World's Largest Known Bear Identified

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THE GIST

- The world's largest known bear was a male South American giant bear that was 11 feet tall.

- The bear likely evolved such a large body size due to the absence of other large carnivores.

- The elderly male bear sustained numerous serious injuries during its lifetime, possibly due to fighting with other males or saber-toothed cats.

A male South American giant short-faced bear has just broken the record for world's largest bear, according to a paper in this month's Journal of Paleontology.

Standing 11 feet tall and weighing in at about 3,500 pounds, the bear, which lived in Argentina during the Pleistocene Ice Age, would have towered over the world's largest individual bear from an existing species. That distinction belongs to a male polar bear that weighed in at 2,200 pounds.

Huge body size benefited the South American giant short-faced bear (Arctotherium angustidens) during the species' existence from two to half a million years ago.

"During its time, this bear was the largest and most powerful land predator in the world, so we think it lived free of fear of being eaten," co-author Leopoldo Soibelzon told Discovery News.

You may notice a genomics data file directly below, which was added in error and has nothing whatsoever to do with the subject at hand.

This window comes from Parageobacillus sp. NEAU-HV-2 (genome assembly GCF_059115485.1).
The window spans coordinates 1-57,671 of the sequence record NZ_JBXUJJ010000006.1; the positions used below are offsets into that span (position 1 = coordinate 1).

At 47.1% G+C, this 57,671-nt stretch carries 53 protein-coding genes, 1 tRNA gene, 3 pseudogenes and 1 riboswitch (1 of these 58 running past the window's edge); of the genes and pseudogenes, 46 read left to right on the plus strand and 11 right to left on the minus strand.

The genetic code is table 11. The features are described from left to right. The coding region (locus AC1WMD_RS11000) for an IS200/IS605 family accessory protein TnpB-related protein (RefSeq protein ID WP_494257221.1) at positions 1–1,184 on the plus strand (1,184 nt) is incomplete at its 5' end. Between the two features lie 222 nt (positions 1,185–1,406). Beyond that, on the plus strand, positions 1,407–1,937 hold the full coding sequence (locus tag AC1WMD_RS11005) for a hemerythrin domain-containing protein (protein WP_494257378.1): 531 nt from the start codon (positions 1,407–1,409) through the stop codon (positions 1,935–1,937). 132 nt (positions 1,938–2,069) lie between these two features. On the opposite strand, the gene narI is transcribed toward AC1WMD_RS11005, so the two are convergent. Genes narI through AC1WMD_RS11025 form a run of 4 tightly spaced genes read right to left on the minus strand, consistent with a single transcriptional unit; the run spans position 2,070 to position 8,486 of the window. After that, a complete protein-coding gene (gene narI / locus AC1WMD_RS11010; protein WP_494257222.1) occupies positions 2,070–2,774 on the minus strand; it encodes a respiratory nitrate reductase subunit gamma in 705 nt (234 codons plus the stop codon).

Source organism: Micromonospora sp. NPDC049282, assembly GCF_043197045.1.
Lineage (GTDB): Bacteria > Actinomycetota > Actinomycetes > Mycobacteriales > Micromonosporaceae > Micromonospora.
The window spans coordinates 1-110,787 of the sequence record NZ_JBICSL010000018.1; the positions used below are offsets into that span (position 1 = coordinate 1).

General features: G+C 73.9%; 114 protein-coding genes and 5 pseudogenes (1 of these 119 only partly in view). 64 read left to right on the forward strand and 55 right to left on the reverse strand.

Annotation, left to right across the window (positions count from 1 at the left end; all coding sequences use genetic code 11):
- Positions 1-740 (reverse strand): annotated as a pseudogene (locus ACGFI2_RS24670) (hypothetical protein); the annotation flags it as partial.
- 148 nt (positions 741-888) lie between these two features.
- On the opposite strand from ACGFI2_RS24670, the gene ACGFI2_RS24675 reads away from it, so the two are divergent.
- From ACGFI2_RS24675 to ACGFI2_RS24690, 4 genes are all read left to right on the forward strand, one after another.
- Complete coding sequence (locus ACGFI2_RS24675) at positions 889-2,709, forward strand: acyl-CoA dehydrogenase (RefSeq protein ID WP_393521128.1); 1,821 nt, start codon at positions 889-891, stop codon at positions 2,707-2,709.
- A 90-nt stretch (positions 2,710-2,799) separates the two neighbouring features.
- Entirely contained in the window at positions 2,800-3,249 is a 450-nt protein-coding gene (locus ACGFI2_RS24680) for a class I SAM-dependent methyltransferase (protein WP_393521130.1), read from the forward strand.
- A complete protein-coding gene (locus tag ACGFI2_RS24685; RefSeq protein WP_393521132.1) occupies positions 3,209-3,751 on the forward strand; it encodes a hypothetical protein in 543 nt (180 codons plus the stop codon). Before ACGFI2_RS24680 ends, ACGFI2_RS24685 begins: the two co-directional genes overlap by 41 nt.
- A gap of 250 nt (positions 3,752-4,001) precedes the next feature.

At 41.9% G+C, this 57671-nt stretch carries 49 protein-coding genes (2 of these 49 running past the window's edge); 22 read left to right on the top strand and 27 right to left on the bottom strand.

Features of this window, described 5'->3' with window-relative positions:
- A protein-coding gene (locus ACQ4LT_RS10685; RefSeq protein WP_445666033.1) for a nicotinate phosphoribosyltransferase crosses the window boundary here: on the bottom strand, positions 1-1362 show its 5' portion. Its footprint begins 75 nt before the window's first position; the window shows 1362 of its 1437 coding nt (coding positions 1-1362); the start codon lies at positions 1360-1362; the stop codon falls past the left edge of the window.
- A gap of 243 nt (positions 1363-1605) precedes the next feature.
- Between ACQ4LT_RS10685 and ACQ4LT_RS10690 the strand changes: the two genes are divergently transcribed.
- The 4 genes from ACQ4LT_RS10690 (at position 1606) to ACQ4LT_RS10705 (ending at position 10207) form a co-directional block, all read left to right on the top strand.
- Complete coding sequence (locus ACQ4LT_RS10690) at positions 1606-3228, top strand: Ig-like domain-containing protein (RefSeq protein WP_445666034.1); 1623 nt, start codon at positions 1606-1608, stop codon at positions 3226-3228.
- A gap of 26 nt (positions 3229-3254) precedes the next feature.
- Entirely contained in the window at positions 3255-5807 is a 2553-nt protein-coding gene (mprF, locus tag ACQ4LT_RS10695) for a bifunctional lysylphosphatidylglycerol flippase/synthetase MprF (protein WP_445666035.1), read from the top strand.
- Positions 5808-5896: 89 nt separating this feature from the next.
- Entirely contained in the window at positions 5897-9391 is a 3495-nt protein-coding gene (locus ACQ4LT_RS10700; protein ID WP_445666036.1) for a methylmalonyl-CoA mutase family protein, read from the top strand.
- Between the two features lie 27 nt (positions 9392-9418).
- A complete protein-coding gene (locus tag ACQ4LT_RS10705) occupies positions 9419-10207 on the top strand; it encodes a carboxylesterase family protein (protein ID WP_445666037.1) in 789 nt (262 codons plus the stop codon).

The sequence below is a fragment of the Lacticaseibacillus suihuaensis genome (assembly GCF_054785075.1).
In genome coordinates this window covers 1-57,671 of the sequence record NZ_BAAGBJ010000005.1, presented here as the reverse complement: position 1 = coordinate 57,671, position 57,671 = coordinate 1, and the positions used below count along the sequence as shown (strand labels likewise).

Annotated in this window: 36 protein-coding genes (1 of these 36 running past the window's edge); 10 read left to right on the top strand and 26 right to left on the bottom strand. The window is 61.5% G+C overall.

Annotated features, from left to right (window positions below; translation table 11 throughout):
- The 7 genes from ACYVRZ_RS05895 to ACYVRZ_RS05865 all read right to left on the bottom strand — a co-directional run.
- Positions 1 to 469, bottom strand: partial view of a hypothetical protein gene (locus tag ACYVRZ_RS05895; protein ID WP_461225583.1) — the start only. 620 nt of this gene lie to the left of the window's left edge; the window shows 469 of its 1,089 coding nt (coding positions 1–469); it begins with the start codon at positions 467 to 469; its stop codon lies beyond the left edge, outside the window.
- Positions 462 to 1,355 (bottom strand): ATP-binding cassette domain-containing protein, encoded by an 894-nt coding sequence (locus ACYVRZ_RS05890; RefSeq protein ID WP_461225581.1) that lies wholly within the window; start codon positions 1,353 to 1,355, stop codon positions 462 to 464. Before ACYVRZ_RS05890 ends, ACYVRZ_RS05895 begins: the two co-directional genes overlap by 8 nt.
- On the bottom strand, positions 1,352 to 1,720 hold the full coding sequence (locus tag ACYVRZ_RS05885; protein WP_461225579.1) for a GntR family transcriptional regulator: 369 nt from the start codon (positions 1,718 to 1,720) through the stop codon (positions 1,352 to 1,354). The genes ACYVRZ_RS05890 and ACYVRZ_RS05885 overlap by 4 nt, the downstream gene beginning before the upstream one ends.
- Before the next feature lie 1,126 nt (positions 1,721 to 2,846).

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Soibelzon, a researcher in the Vertebrate Paleontology Division at the La Plata Museum, and colleague Blaine Schubert of East Tennessee State University made the determinations after analyzing fossilized remains of the bear. The fossils were unearthed during a La Plata City construction project. They were donated in 1935 to the museum there, where the bones have been ever since.

Extensive prior work conducted by the authors looked at other extinct and living bear species. The research found that the most reliable predictor of body size in bears is based on seven particular bone measurements. Soibelzon and Schubert calculated the giant bear's size using these measurements of leg bones, along with equations for estimating body mass.

The scientists think the bear evolved to become so huge due to the absence of other large carnivores in its habitat. The saber-toothed cat was also high up on the Argentina food chain at the time, but it was still much smaller than the South American giant short-faced bear.

A variety of big herbivores additionally lived in the region at the time, providing plenty of dinner options for the enormous bear.